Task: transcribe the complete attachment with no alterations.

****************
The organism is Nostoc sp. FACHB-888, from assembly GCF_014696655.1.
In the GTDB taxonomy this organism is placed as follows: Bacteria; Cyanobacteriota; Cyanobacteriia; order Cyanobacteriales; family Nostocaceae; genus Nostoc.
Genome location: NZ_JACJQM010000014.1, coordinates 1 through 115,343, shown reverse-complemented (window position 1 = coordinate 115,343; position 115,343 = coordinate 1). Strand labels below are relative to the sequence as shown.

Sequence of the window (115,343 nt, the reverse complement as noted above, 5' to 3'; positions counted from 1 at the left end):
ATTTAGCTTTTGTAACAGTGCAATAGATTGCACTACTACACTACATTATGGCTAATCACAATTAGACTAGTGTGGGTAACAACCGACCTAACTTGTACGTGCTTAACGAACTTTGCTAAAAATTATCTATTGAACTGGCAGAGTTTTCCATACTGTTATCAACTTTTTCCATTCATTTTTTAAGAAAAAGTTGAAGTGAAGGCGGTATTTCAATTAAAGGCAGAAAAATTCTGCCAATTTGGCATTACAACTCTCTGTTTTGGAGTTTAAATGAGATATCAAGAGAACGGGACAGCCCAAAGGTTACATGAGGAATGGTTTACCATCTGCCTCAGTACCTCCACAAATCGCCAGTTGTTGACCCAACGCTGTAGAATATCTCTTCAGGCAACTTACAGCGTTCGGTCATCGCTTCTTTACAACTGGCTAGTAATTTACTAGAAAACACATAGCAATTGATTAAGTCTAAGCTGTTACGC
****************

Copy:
The organism is Nostoc sp. FACHB-888, from assembly GCF_014696655.1.
In the GTDB taxonomy this organism is placed as follows: Bacteria; Cyanobacteriota; Cyanobacteriia; order Cyanobacteriales; family Nostocaceae; genus Nostoc.
Genome location: NZ_JACJQM010000014.1, coordinates 1 through 115,343, shown reverse-complemented (window position 1 = coordinate 115,343; position 115,343 = coordinate 1). Strand labels below are relative to the sequence as shown.

Sequence of the window (115,343 nt, the reverse complement as noted above, 5' to 3'; positions counted from 1 at the left end):
ATTTAGCTTTTGTAACAGTGCAATAGATTGCACTACTACACTACATTATGGCTAATCACAATTAGACTAGTGTGGGTAACAACCGACCTAACTTGTACGTGCTTAACGAACTTTGCTAAAAATTATCTATTGAACTGGCAGAGTTTTCCATACTGTTATCAACTTTTTCCATTCATTTTTTAAGAAAAAGTTGAAGTGAAGGCGGTATTTCAATTAAAGGCAGAAAAATTCTGCCAATTTGGCATTACAACTCTCTGTTTTGGAGTTTAAATGAGATATCAAGAGAACGGGACAGCCCAAAGGTTACATGAGGAATGGTTTACCATCTGCCTCAGTACCTCCACAAATCGCCAGTTGTTGACCCAACGCTGTAGAATATCTCTTCAGGCAACTTACAGCGTTCGGTCATCGCTTCTTTACAACTGGCTAGTAATTTACTAGAAAACACATAGCAATTGATTAAGTCTAAGCTGTTACGC